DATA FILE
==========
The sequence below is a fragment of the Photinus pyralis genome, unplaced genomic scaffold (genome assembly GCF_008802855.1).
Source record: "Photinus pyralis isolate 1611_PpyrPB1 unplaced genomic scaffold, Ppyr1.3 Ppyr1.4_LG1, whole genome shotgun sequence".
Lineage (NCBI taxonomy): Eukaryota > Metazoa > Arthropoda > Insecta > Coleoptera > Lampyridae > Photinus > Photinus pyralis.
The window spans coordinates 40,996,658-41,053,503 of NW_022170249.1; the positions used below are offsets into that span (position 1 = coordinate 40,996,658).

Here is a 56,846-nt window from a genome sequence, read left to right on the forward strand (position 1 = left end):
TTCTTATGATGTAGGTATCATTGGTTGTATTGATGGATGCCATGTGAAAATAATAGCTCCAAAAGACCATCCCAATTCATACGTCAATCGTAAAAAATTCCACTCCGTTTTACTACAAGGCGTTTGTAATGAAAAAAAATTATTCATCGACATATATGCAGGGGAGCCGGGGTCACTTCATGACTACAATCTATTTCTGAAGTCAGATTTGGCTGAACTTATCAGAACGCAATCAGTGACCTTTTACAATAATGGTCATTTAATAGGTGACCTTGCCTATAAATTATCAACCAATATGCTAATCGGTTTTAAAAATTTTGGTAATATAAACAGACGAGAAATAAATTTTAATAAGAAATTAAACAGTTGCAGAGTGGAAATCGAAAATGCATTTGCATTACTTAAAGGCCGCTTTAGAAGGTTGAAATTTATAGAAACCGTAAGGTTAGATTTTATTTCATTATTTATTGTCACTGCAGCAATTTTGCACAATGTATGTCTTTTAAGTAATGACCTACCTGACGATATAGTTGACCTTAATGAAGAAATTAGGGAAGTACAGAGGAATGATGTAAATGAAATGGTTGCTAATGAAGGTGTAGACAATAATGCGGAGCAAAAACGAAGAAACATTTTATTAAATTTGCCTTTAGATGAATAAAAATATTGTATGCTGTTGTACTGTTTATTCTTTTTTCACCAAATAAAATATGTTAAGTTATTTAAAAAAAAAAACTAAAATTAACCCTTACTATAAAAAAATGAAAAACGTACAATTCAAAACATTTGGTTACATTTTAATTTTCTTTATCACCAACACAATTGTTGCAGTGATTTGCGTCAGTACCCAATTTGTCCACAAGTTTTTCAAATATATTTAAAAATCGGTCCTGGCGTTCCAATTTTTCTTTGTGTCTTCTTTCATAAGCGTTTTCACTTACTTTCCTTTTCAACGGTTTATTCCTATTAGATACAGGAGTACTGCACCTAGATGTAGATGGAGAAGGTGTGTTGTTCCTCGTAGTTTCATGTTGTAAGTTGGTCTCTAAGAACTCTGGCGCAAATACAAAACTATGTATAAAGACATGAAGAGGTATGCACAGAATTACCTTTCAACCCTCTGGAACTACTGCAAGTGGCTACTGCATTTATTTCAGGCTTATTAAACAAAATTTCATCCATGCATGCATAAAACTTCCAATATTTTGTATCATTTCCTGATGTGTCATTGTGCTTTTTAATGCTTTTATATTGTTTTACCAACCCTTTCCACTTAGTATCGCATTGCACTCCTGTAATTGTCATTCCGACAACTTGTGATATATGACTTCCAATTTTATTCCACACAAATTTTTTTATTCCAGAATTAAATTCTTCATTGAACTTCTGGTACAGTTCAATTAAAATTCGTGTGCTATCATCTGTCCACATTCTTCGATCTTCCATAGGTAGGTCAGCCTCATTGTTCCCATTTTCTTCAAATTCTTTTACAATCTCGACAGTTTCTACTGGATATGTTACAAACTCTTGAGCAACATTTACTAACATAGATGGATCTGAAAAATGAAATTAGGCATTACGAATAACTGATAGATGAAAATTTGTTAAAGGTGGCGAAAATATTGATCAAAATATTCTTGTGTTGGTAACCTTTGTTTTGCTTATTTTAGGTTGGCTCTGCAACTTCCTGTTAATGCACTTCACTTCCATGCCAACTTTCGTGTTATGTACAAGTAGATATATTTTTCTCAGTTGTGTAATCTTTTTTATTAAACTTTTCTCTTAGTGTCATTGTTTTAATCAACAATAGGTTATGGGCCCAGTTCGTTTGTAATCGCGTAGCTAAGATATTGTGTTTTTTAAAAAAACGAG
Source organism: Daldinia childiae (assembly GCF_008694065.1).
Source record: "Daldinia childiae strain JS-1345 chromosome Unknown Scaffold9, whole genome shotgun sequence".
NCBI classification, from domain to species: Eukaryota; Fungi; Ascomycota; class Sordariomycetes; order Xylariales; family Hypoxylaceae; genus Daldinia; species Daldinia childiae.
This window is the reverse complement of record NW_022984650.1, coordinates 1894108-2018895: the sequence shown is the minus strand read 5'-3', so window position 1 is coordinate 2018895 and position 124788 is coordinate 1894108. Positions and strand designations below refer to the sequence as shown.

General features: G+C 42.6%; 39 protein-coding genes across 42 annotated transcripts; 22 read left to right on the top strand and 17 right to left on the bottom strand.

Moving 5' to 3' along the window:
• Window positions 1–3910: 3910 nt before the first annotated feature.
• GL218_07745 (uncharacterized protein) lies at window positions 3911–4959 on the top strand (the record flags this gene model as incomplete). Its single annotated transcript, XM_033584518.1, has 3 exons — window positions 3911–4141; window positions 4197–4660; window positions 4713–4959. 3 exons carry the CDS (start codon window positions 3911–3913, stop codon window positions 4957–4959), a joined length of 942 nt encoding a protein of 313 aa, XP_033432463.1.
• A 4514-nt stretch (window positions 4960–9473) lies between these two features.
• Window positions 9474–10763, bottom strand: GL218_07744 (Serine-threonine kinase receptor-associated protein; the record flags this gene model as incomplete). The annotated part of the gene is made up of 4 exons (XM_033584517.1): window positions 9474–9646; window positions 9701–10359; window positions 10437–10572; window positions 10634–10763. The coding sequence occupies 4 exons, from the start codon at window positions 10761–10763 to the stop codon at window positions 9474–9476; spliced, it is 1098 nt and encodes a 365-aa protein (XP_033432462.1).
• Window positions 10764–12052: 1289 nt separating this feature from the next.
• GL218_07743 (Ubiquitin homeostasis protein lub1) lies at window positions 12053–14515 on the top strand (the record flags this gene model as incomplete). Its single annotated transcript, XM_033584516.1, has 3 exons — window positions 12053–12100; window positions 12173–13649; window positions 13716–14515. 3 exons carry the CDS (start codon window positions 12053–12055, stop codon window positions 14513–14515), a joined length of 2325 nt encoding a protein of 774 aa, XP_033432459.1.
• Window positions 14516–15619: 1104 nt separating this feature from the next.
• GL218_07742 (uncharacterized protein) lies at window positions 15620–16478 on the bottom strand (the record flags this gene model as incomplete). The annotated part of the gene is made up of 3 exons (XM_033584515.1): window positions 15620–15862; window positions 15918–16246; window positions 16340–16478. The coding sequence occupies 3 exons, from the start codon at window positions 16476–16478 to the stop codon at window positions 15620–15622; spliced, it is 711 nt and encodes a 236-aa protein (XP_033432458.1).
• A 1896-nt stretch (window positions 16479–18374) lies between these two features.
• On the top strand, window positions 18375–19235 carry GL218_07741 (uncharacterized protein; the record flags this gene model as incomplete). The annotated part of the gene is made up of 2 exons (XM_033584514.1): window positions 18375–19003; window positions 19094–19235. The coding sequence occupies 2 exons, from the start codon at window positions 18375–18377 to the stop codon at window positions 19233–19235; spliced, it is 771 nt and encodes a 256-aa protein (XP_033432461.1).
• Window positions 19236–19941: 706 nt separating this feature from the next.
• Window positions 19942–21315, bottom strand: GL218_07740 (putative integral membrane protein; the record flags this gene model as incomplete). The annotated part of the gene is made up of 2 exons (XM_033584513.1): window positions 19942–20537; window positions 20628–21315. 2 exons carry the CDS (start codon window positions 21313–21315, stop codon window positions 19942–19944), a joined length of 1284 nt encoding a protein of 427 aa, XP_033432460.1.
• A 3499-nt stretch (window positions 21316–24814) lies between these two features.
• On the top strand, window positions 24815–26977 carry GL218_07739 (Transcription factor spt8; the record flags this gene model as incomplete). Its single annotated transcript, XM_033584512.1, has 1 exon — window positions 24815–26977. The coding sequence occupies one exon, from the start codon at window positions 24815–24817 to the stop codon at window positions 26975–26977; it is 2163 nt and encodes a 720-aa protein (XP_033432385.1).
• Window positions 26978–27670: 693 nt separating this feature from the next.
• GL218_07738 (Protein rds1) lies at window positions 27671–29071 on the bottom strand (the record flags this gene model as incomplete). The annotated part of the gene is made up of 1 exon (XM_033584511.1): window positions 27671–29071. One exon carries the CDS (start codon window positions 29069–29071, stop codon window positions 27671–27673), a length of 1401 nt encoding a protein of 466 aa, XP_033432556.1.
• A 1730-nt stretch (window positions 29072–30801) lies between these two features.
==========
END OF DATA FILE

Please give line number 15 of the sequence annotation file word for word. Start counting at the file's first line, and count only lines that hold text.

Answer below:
• A 4514-nt stretch (window positions 4960–9473) lies between these two features.